Truckers who operate in the maquiladora business are the newest participants in the Arizona Department of Transportation’s truck safety improvement program.
Through its Border Liaison Unit and the International Border Inspection Qualification program, ADOT officials train Mexican truck drivers on the state’s highway safety requirements, covering topics from tire wear and brakes to securing flatbed loads.
A maquiladora refers to a subcontractor that imports components of a product manufactured in another country duty-free, assembles the product and exports it back to the country in which the components originated. The maquiladora industry is prominent in Sonora, the Mexican state that toes the U.S. border for nearly 500 miles.
ADOT offered its first training session geared toward drivers for maquiladora factories after representatives from the industry approached the agency. ADOT spokesman Tom Herrmann explained that, previously, the agency has primarily designated sessions based on region, covering areas sprawling from Ensenada on the Pacific Coast to Nogales, which is 70 miles south of Tucson and contains Arizona’s busiest border crossing facility.
“It’s a very big industry, and it’s a very important part of the trucks that go back and forth across the border,” Herrmann said. “We’re finding a lot of interest in the program.”
According to a study from University of Arizona professor Vera Pavlakovich-Kochi, who specializes in geography and regional development, the maquiladora industry sustains about 34,000 jobs in Nogales. Electronics, apparel and transportation equipment manufacturing account for more than 50% of employment in Nogales’ maquiladora sector.
Although Nogales remains Mexico’s maquiladora powerhouse, Pavlakovich-Kochi’s report indicates the industry is growing in other Sonora cities, such as Hermosillo and Empalme.
“Increasing demand for on-time delivery, together with more stringent border-crossing procedures after the 9/11/2001 terrorist attack increasing cross-border wait times, also encouraged location and relocation of suppliers closer to maquiladoras,” Pavlakovich-Kochi states in the study.
Through the International Border Inspection Qualification program, five Spanish-speaking ADOT inspectors travel into Mexico and conduct two-day classes that culminate with a test that includes a written component and a practical exam involving a truck.
Since the program’s inception two years ago, ADOT has conducted 20 training sessions. Herrmann said that the agency has 17 more sessions scheduled through the end of February.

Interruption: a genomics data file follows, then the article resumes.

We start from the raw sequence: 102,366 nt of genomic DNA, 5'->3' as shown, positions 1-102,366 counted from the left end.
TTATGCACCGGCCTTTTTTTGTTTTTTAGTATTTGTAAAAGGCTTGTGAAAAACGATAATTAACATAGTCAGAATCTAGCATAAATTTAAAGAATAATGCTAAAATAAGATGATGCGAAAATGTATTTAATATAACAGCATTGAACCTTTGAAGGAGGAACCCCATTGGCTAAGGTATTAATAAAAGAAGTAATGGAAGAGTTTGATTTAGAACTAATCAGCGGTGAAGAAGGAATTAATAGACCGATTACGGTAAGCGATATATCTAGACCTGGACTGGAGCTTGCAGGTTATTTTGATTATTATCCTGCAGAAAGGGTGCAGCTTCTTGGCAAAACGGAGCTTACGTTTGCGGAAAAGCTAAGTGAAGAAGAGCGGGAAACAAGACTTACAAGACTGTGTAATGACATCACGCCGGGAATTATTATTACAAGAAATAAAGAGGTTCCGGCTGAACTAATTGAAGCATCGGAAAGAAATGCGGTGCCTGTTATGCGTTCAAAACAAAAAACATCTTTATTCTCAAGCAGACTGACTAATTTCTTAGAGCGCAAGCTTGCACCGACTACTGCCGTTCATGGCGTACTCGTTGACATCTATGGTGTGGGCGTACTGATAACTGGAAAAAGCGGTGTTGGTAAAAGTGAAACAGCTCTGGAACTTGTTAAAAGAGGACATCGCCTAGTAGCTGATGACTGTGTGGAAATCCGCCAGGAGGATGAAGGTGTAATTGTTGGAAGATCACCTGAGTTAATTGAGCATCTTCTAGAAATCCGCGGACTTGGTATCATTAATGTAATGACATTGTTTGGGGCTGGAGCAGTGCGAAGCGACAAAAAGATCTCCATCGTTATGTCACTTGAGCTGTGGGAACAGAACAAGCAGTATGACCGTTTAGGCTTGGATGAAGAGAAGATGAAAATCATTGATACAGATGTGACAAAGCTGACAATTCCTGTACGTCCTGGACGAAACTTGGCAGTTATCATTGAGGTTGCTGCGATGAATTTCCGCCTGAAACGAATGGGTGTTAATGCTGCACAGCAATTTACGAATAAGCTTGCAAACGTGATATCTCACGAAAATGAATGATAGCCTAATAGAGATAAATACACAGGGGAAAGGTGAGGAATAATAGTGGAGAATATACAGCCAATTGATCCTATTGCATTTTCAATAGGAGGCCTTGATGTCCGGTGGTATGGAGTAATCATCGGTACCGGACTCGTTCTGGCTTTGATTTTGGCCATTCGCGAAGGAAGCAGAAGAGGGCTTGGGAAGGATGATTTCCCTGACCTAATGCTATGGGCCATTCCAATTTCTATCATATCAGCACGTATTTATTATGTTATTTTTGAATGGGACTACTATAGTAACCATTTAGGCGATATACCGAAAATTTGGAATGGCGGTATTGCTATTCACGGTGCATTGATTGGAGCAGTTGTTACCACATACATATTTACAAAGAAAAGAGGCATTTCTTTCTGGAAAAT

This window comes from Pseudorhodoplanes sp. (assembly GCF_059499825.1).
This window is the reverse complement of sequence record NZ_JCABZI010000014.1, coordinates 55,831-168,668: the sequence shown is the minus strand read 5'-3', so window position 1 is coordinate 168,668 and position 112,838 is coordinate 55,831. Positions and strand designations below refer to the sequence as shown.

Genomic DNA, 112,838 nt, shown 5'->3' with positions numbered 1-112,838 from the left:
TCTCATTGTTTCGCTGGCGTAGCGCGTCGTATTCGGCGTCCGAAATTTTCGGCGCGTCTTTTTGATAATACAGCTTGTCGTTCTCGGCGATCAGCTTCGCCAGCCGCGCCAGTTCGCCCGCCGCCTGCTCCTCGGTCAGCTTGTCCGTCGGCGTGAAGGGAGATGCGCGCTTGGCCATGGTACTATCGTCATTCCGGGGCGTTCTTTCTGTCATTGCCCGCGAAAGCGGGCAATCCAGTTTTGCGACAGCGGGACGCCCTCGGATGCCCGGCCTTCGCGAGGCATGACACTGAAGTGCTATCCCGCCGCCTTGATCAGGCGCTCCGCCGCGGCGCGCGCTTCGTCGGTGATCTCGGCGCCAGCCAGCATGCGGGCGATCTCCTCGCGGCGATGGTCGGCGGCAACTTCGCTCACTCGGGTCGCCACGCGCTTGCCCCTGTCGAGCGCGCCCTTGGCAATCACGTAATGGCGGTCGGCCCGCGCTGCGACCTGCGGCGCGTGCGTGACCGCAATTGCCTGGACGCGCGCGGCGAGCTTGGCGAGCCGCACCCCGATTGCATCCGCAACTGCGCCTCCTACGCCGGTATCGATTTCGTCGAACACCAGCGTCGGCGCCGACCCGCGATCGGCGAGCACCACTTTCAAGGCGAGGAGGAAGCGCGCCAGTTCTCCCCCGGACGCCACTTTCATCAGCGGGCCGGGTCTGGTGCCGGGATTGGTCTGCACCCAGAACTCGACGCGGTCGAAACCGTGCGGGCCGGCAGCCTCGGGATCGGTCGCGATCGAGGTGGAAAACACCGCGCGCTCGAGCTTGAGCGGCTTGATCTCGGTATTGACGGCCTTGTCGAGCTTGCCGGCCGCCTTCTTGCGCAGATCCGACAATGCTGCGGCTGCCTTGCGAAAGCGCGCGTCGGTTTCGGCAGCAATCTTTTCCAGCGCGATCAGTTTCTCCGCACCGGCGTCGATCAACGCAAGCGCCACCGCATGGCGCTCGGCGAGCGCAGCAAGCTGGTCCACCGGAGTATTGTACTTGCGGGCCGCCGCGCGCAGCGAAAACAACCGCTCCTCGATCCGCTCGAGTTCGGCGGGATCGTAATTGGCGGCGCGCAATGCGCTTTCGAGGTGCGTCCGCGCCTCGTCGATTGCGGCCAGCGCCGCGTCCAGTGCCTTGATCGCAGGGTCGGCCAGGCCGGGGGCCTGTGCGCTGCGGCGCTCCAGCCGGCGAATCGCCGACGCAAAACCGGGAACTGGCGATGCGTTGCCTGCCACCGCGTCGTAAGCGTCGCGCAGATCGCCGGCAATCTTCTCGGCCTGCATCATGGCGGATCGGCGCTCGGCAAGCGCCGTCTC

A safety inspector looks over a truck at the San Luis Port of Entry in San Luis, Ariz. (Arizona Department of Transportation)
The 469 drivers that have passed through the program have demonstrated a low rate of safety infractions, Herrmann said. For example, those drivers have made a combined 6,495 border crossings, and 13 trucks have been pulled out of service for significant safety violations.
Jaime Olaiz, chairman of the Safe Border Trucking Association, said common infractions pertain to lights, brakes, load securement and tires. The association represents Mexican and U.S. carriers and works with local and federal agencies to ensure industry competitiveness in the region.
“The trucking companies that have participated in the liaison unit’s training have seen the out-of-service rates drop. You could cite that as one of the benefits of participating in the program,” Olaiz said. “There’s, I think, a big appetite from the Mexican carriers to really understand the regulations such that they can do something about it.”
The Bureau of Transportation Statistics reported that more than 31,000 trucks crossed the border from Mexico into Arizona in June. Mexican trucks moving into the United States are confined to border commercial zones, or areas surrounding certain border cities. The Federal Motor Carrier Safety Administration determines these zones using a formula based on population size of the municipality along the border.
“When they approach the border, they know what to expect,” Herrmann said. “The drivers have been trained and clearly they have an incentive to make sure their trucks are safe because it saves them time and money when they cross the border.”
Using the messaging service WhatsApp, drivers who have completed the program can send pictures of their trucks to inspectors, who can make suggestions about repairs. Herrmann said that drivers have used this service 147 times to submit pictures to inspectors. About 70% of the time, inspectors have detected violations that drivers can correct before they reach the border.
“It saves them time, it saves them money [and] it saves them the inconvenience of having the truck stopped for repairs at our port of entry,” Herrmann said. “A driver that crosses the border three or four times a day couldn’t really afford to spend an hour or two waiting for his truck to be repaired. It speeds up the process for them coming across the border.”